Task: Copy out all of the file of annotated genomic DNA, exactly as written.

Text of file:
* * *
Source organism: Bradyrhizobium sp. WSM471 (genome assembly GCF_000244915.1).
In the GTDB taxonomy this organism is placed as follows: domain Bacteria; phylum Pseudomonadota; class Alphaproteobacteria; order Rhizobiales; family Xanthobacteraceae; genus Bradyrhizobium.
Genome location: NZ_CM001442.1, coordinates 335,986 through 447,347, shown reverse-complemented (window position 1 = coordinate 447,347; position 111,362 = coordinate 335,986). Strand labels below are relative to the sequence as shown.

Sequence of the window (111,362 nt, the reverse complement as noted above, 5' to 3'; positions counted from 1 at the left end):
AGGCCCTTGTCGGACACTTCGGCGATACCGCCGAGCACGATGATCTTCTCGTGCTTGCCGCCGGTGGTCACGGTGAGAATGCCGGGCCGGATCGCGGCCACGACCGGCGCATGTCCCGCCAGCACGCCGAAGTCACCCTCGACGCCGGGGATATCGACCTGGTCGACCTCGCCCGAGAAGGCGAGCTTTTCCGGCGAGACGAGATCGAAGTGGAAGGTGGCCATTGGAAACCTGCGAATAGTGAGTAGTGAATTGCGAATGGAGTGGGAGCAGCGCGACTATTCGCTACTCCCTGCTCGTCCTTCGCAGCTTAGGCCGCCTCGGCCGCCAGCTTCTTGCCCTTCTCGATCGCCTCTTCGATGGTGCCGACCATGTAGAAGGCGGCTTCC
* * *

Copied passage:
Source organism: Bradyrhizobium sp. WSM471 (genome assembly GCF_000244915.1).
In the GTDB taxonomy this organism is placed as follows: domain Bacteria; phylum Pseudomonadota; class Alphaproteobacteria; order Rhizobiales; family Xanthobacteraceae; genus Bradyrhizobium.
Genome location: NZ_CM001442.1, coordinates 335,986 through 447,347, shown reverse-complemented (window position 1 = coordinate 447,347; position 111,362 = coordinate 335,986). Strand labels below are relative to the sequence as shown.

Sequence of the window (111,362 nt, the reverse complement as noted above, 5' to 3'; positions counted from 1 at the left end):
AGGCCCTTGTCGGACACTTCGGCGATACCGCCGAGCACGATGATCTTCTCGTGCTTGCCGCCGGTGGTCACGGTGAGAATGCCGGGCCGGATCGCGGCCACGACCGGCGCATGTCCCGCCAGCACGCCGAAGTCACCCTCGACGCCGGGGATATCGACCTGGTCGACCTCGCCCGAGAAGGCGAGCTTTTCCGGCGAGACGAGATCGAAGTGGAAGGTGGCCATTGGAAACCTGCGAATAGTGAGTAGTGAATTGCGAATGGAGTGGGAGCAGCGCGACTATTCGCTACTCCCTGCTCGTCCTTCGCAGCTTAGGCCGCCTCGGCCGCCAGCTTCTTGCCCTTCTCGATCGCCTCTTCGATGGTGCCGACCATGTAGAAGGCGGCTTCC